Hi there! My name’s Jen, and I love to colour. One might think that as a mature, educated twenty-five-year-old university graduate, I might feel some sense of shame or embarrassment at admitting this, but I don’t. No, really! While I don’t find myself colouring as much anymore, I still break out my trusty box of Crayola crayons from time to time. It helps me to decompress and my mind to wander when I’m trying to work through a particularly difficult problem, and, quite frankly, it’s a lot of fun! And while this pastime might earn me a few odd stares or the occasional teasing from my friends and family, I don’t mind because I know the truth: They simply don’t know what they’re missing! So, given all of this, you can therefore imagine my excitement when I first heard of Drew Daywalt’s The Day The Crayons Quit, the children’s picture book that has been taking the publishing world by storm. Winner of the Best Picture Book category in the Goodreads Choice Awards 2013, The Day The Crayons Quit is an enchanting, magical story that will delight and amuse readers of all ages. Whether you’re two, twelve, or twenty-three, there’s something in this timeless tale for everyone that will warm your heart and have you conversing with your crayons in no time!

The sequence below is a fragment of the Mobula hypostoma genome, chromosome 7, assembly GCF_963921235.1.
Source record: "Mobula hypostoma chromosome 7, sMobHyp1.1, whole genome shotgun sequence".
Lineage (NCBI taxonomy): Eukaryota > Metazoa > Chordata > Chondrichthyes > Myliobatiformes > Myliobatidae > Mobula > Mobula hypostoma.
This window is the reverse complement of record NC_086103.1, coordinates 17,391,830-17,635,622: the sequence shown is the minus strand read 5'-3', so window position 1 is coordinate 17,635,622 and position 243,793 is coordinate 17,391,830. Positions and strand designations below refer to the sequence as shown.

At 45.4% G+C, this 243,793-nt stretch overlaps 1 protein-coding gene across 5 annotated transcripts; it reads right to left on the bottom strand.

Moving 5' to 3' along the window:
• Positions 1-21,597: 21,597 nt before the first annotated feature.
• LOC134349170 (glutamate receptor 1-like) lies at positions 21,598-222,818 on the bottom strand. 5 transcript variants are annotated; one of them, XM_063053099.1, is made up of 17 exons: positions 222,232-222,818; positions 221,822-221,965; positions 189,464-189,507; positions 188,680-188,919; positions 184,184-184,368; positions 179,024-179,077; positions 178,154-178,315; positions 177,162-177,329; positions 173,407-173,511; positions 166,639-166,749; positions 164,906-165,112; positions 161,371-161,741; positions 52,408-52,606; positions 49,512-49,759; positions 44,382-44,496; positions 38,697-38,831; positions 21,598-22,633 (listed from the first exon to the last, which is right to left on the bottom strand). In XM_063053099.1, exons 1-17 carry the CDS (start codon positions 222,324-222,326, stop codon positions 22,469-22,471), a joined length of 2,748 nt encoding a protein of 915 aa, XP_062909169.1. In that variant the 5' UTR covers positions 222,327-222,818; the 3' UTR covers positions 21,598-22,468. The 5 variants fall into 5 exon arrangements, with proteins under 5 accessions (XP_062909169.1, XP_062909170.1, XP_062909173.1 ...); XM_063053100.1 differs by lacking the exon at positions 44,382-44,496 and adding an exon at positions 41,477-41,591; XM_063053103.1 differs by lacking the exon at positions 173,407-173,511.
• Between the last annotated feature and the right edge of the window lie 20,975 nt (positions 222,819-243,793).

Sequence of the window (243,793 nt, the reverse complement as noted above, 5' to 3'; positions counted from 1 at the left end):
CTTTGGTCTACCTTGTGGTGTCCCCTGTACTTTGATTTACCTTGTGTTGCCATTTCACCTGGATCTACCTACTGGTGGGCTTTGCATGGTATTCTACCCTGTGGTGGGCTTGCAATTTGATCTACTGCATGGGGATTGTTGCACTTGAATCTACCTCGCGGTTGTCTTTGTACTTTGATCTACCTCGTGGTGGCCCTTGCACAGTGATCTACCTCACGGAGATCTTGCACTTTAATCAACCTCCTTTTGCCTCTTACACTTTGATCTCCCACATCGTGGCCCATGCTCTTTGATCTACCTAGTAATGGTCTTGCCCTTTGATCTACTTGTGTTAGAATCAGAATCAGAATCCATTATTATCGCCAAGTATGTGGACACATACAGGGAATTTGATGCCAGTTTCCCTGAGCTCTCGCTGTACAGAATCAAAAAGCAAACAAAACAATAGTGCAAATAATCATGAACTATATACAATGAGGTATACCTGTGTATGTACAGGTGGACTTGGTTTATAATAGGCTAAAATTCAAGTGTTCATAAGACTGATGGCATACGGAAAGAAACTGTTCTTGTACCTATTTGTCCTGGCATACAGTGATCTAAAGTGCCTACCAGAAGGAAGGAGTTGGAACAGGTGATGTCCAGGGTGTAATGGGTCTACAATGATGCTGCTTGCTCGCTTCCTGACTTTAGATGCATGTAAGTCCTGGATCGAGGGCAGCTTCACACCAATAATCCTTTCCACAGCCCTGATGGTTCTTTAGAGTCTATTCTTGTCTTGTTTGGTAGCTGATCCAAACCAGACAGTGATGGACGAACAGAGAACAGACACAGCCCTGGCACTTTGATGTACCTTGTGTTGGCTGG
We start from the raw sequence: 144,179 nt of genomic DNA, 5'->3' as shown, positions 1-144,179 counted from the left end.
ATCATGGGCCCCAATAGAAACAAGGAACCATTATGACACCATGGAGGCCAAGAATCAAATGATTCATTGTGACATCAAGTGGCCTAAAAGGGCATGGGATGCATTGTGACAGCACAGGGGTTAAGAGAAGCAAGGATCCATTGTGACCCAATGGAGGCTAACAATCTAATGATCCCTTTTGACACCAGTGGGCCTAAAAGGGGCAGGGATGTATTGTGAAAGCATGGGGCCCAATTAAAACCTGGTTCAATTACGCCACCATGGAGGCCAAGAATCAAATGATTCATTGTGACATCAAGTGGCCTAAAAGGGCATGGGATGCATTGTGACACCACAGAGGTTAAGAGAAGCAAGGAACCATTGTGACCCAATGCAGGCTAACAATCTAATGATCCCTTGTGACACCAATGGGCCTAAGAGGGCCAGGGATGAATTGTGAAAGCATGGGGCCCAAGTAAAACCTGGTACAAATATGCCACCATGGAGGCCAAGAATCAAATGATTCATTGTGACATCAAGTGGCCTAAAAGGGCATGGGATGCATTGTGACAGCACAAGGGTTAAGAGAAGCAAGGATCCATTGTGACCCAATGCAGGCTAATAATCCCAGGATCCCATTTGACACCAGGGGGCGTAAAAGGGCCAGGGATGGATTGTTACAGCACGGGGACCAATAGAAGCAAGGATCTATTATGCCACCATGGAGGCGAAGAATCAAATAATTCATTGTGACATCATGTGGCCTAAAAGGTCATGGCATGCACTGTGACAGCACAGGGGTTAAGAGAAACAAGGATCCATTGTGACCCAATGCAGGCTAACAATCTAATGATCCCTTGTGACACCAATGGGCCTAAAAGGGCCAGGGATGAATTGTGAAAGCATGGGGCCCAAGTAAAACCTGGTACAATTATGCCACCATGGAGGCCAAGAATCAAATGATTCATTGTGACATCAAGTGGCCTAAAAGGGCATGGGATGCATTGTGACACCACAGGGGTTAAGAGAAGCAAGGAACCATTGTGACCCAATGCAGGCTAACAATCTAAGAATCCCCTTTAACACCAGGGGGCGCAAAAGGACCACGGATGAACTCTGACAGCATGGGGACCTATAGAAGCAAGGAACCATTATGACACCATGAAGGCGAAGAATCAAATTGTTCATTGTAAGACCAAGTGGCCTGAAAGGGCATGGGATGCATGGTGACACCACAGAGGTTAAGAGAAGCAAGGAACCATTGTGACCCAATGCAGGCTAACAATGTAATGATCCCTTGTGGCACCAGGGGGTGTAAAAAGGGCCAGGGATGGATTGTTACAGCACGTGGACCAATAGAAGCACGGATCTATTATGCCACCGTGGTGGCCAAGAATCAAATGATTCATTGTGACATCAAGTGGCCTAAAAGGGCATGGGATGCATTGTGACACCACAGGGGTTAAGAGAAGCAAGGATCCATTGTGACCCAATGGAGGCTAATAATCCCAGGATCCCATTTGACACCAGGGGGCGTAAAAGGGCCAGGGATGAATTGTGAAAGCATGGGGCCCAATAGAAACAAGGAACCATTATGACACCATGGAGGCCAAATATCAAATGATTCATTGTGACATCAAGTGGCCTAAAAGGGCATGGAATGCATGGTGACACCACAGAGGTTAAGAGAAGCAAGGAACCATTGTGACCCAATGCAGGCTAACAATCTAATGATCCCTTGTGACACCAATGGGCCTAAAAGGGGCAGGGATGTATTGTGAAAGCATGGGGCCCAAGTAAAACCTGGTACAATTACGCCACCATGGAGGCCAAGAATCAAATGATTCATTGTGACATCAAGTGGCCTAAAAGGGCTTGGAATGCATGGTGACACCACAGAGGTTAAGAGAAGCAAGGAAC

In addition to an absolutely delightful storyline that would make even the Grinch grin, The Day The Crayons Quit comes equipped with a very beautiful, and relevant, series of themes that might help to facilitate a dialogue between parents and their children as they read along together. As silly as it might sound, many of the crayon’s complaints are not unlike those we hear from our friends and family on a regular basis. Some crayons feel under-appreciated while others feel over-worked. The crayon’s roles are not equal – White, Black and Pink feel marginalized, while the primary colours, Green, Blue, and Red monopolize much of the work, for better or worse. Duncan must think outside of the box in order to come up with a solution to his very particular problem, and in the process teaches children not only about problem solving techniques but the importance of equality and inclusiveness.